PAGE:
The first point scored against the progressives was actually an own-goal (or safety, if you prefer American football metaphors). On Friday, Oct. 3, the Congregation for the Doctrine of the Faith fired Msgr. Krzystof Charamsa (aka "Sideshow Chris"), who worked as an assistant secretary for the International Theological Commission, after an interview was released in Corriere della Sera revealing that the prelate is not only gay but in a relationship; he was dismissed because, Fr. Federico Lombardi said, his statement "aims to subject the Synod assembly to undue media pressure."

Why is this an own-goal? Because Sideshow Chris was fired just as a conference of LGBT Catholics was getting ready to convene in Rome to lobby the synod bishops. Before their own opening gavel could drop, they'd already gotten a message from the Vatican: "Sorry, the cafeteria's closed." Moreover, the revelation followed another conference in which celibate gay Catholics came out in support of the Church's sexual teachings. Finally, it was revealed that Sideshow Chris had double-placed "exclusive interviews" with two competing Polish weeklies, Wprost and Newsweek Polska; according to editor Bogusław Chrabota of Rzeczpospolita, "the main intention of Saturday's spectacle was the promotion of a forthcoming book by the priest." Journalists can forgive murder, terrorism, and pedophilia much easier than they can forgive a source who plays them ... at least without their consent.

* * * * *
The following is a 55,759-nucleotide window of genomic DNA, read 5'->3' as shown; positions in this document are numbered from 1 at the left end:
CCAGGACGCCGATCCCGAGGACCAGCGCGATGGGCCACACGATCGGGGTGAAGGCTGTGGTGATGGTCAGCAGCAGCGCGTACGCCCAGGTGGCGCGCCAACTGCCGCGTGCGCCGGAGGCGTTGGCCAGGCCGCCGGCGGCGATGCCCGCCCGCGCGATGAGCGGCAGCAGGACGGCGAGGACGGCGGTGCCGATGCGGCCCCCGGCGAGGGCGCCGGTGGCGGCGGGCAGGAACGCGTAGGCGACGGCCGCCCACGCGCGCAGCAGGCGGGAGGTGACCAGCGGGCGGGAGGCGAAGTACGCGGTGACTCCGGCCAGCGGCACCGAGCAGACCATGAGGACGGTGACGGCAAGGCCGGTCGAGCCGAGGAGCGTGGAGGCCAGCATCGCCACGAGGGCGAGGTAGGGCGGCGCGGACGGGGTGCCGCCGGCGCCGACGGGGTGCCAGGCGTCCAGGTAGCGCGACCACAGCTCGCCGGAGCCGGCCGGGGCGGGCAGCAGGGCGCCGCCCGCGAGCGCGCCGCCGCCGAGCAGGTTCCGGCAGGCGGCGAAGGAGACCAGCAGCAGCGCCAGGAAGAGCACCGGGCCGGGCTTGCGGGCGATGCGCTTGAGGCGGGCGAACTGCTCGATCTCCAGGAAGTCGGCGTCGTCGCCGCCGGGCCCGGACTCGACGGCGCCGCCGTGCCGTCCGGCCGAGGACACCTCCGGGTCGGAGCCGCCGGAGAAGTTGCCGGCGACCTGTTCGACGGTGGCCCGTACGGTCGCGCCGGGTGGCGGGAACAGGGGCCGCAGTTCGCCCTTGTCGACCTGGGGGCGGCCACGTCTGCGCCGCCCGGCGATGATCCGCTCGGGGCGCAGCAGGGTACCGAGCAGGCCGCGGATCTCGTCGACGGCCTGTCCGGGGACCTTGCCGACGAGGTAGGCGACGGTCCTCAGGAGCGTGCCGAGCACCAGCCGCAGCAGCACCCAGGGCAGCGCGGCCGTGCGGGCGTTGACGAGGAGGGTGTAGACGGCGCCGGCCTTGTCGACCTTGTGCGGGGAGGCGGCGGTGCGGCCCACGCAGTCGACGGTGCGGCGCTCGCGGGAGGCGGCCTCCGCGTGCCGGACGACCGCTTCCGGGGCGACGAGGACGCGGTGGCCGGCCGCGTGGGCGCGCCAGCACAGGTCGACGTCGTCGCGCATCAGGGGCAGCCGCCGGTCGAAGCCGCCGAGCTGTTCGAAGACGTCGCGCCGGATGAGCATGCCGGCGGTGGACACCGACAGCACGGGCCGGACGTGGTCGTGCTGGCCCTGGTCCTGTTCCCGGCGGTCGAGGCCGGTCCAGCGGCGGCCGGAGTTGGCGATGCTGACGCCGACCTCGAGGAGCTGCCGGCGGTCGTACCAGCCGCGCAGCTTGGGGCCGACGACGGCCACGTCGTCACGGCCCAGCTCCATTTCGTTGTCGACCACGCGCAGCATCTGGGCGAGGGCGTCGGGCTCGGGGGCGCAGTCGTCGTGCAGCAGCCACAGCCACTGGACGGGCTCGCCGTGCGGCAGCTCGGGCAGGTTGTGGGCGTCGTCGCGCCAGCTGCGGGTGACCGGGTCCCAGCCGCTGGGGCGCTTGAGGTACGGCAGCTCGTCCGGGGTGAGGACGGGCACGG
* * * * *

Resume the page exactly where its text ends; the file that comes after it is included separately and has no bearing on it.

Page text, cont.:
Notes Artur Rosman (stealing a line from John Médaille), "Charamsa used God, gay rights, and the Polish press to organize a big paycheck for himself. This is how you should stage-manage your 'martyrdom.'" It's not hard to conclude that Sideshow Chris wasted his "fifteen minutes"; if it's not the dumbest activism fail of the year, so far it's certainly the one with the most widespread coverage.

Wednesday, September 30, 2015

Ask Tony: What does the Catholic Church teach about sex changes?

Caitlyn Jenner, the face of transgenderism.
A couple of weeks ago, in Outside the Asylum, I addressed Pope Francis’ recent letter on the Holy Year of Mercy. Today, I received a question there from Charles: “I know a man who recently decided to undergo a sex change procedure. What is the Church’s position on this?”

A Not-So-Obvious Answer

This question comes at a sensitive time for my family and me, as one of my cousins is “transitioning” from a male to a female identity. The answer would seem to be obvious to many people; the best course of action, then, is to research the question to make sure the obvious answer isn’t wrong.

Surprisingly, the answer doesn’t lie in one single Vatican-issued document such as the Catechism of the Catholic Church or a papal encyclical like Deus Caritas Est. According to the Catholic News Service, in 2000 the Congregation for the Doctrine of the Faith did issue a sub secretum letter to the various papal legates, and again in 2002 to the presidents of bishops’ conferences. Strangely enough for a secret document, this letter has remained secret — unlisted with other CDF letters and ad dubitum documents, unmentioned in the USCCB website, and not readily available through Google or Bing. (Apparently Wikileaks hasn’t gotten around to it yet.)

Nevertheless, various Catholic people and sources have addressed the questions of sexual identity and gender reassignment surgery. In lieu of any formal definitive statement, I can attempt an informed provisional answer. And it turns out the answer isn’t as obvious as you may think.

Thursday, September 17, 2015